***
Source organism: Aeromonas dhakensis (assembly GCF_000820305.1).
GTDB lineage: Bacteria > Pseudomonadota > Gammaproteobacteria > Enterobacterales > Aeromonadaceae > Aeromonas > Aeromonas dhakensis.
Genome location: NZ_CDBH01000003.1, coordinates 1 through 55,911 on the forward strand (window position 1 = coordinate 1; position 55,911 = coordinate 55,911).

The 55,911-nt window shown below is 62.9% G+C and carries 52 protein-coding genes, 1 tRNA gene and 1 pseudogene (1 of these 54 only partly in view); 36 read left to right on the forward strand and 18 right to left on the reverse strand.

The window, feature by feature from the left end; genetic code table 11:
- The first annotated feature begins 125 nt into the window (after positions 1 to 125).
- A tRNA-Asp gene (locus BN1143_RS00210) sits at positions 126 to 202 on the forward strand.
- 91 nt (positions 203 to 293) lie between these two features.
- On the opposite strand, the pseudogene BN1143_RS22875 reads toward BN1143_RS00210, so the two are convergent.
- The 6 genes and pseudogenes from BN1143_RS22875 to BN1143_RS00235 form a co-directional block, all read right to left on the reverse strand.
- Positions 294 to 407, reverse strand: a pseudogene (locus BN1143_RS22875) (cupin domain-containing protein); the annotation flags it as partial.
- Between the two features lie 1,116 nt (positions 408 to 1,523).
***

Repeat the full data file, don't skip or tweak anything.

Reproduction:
Source organism: Aeromonas dhakensis (assembly GCF_000820305.1).
GTDB lineage: Bacteria > Pseudomonadota > Gammaproteobacteria > Enterobacterales > Aeromonadaceae > Aeromonas > Aeromonas dhakensis.
Genome location: NZ_CDBH01000003.1, coordinates 1 through 55,911 on the forward strand (window position 1 = coordinate 1; position 55,911 = coordinate 55,911).

The 55,911-nt window shown below is 62.9% G+C and carries 52 protein-coding genes, 1 tRNA gene and 1 pseudogene (1 of these 54 only partly in view); 36 read left to right on the forward strand and 18 right to left on the reverse strand.

The window, feature by feature from the left end; genetic code table 11:
- The first annotated feature begins 125 nt into the window (after positions 1 to 125).
- A tRNA-Asp gene (locus BN1143_RS00210) sits at positions 126 to 202 on the forward strand.
- 91 nt (positions 203 to 293) lie between these two features.
- On the opposite strand, the pseudogene BN1143_RS22875 reads toward BN1143_RS00210, so the two are convergent.
- The 6 genes and pseudogenes from BN1143_RS22875 to BN1143_RS00235 form a co-directional block, all read right to left on the reverse strand.
- Positions 294 to 407, reverse strand: a pseudogene (locus BN1143_RS22875) (cupin domain-containing protein); the annotation flags it as partial.
- Between the two features lie 1,116 nt (positions 408 to 1,523).